One Bad Example Of False Economy
T here's economy, and then there's such a thing as false economy. A good example of the former would appear to be the operation of North Carolina's system of drug-treatment courts, which specialize in working with a particular segment of the population: people who have been driven to commit crimes to support expensive drug habits.
The U.S. Justice Department thinks highly enough of our state's program to have rated it as "very effective" at achieving its goals of (1) helping criminal drug abusers get clean and (2) preventing them from getting reinvolved in crime.
The example of false economy can be found in the recent decision by the General Assembly to cut $2 million from the budget of the drug courts. Of the 26 such courts in the state, six will have to close as a result of the reduction. The others will continue on county budgets, with reduced activity.
Sentencing Services Also Hit
Moore County doesn't have a drug court, so it's not directly involved in this situation. But it has been impacted by a related action: cuts in the budget for "sentencing services," a program that seeks out alternatives to time behind bars for certain offenders.
Granted, we're in a time of severe economic stress, and lawmakers have to cut spending to make ends meet, especially if they're newly ascendant Republicans who have sworn an oath on the Bible and on the altar of Grover Norquist not to approve any revenue increases, not now, not ever.
But even if you put bleeding-heart warm fuzzies aside and look at the thing with a cold economic eye, hacking away at these programs seems like a counterproductive exercise.
Why? Because it costs $27,134 a year to send a drug offender to prison or back to prison, according to the federal study - more than four times the estimated $6,000 it takes for a drug court to route a convict into an intensive probation and treatment program.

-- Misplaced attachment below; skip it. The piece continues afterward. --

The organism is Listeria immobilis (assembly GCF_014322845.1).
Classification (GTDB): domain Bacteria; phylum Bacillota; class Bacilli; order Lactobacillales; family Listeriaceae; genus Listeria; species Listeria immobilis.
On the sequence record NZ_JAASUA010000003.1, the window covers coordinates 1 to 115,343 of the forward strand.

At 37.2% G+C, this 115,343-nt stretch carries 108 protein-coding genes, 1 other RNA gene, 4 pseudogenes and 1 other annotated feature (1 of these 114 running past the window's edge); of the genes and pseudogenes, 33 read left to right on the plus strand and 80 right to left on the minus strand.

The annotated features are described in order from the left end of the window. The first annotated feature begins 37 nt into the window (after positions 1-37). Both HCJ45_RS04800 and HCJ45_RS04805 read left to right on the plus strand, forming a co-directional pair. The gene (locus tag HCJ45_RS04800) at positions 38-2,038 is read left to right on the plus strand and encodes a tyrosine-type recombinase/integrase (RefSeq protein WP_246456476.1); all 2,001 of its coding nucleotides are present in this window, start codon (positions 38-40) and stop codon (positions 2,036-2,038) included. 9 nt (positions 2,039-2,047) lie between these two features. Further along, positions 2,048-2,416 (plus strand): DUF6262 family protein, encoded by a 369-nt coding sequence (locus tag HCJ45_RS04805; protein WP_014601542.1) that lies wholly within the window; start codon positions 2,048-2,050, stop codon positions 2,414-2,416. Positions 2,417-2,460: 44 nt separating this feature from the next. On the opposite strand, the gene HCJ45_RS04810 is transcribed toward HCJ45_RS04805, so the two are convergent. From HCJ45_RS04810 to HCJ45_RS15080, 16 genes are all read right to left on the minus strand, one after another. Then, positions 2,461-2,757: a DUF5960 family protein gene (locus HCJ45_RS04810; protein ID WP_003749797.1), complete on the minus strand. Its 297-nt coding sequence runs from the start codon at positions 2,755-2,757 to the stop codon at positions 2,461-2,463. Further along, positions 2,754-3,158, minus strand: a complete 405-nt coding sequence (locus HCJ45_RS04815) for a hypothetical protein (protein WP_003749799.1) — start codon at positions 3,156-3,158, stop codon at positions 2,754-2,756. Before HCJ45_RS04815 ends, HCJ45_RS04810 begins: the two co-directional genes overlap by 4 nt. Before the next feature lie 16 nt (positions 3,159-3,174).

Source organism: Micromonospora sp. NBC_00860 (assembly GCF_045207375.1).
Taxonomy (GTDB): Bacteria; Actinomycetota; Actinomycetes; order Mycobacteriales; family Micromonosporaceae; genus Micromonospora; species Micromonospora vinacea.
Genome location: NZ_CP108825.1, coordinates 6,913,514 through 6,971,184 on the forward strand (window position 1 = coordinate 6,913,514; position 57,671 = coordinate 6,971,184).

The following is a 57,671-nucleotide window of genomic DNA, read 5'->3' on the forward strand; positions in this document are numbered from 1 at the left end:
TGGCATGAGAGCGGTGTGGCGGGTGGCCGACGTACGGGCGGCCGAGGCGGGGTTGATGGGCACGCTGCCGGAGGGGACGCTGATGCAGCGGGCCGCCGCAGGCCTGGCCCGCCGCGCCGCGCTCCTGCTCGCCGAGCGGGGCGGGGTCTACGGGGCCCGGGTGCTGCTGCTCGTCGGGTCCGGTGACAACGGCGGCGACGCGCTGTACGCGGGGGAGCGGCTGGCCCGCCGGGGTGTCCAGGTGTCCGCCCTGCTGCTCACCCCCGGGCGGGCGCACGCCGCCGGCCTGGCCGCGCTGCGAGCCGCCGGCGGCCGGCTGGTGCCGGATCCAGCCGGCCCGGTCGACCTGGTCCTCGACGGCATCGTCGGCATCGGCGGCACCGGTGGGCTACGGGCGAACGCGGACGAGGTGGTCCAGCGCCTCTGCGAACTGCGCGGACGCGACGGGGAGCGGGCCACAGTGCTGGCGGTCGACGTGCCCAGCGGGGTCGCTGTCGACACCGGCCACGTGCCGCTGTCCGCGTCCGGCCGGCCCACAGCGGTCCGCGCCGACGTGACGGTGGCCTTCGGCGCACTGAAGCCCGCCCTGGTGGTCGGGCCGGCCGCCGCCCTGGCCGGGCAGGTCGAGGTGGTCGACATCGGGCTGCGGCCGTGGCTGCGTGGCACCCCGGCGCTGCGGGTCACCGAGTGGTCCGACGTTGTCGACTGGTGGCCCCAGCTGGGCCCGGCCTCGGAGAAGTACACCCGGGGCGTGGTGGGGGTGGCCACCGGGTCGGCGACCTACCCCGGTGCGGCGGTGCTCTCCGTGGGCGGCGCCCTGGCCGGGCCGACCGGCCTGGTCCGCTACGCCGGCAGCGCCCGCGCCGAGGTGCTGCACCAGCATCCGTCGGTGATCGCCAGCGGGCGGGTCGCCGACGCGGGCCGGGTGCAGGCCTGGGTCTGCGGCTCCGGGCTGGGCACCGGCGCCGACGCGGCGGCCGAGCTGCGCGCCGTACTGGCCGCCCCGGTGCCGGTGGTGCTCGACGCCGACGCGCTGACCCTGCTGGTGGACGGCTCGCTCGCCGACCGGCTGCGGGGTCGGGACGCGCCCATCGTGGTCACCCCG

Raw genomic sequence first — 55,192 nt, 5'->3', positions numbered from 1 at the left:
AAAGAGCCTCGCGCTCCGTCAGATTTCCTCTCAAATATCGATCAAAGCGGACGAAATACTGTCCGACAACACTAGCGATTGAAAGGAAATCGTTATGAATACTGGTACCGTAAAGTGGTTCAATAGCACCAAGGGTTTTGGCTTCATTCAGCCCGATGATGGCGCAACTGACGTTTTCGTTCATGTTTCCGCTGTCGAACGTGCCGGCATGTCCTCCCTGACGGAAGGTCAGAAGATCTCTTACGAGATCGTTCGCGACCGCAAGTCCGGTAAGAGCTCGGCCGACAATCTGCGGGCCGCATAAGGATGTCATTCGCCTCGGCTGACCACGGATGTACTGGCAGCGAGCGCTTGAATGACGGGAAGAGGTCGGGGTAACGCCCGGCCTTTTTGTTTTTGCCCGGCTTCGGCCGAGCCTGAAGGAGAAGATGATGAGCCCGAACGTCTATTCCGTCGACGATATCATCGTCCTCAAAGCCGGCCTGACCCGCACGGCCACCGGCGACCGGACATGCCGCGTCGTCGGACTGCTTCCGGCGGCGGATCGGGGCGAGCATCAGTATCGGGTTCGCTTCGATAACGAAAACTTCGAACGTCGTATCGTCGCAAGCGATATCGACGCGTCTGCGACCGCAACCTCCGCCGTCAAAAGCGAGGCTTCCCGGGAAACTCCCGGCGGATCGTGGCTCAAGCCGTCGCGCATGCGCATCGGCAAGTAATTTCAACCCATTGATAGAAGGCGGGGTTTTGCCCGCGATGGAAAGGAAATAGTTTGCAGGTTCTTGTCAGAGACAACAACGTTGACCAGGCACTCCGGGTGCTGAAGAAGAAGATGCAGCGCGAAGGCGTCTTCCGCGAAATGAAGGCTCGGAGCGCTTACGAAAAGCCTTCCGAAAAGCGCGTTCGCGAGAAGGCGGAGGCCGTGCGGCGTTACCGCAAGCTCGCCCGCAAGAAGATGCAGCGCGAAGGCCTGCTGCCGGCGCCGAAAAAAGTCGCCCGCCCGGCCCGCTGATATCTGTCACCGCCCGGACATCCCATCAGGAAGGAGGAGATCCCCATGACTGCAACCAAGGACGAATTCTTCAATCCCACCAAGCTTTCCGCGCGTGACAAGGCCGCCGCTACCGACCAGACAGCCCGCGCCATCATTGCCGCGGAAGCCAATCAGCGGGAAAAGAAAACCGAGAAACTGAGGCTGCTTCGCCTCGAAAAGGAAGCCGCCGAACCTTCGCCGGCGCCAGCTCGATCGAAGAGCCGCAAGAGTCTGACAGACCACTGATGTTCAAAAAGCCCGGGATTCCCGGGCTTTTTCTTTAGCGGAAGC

It's not hard to see how savings of that magnitude, spread out over a year and across more than two dozen localities, could quickly add up to more than $2 million.
Back to the Revolving Door?
But there's more. Consider also another finding of the study: Those who had been through the drug courts were considerably less likely to return to drug use than other prisoners. And more important, they were far less likely to return to a life of crime - and to find their way once again through the expensive revolving door of the court and prison system.
Granted, the drug-treatment courts may not have been successful in every case. Much seems to have depended on the judges presiding over them, some of whom may have handled those responsibilities poorly or overbearingly.
There's another twist: According to the study, for whatever reason, the programs seemed to have worked most effectively on hard-core abusers/criminals. So to gain the most benefit per dollar and make the most of a bad situation, the remaining courts clearly need to focus on such cases.
There's nothing wrong - and everything right - with rooting out government waste. But sometimes, if that is done carelessly and in haste, it can have the opposite effect. This appears to be one of those times.
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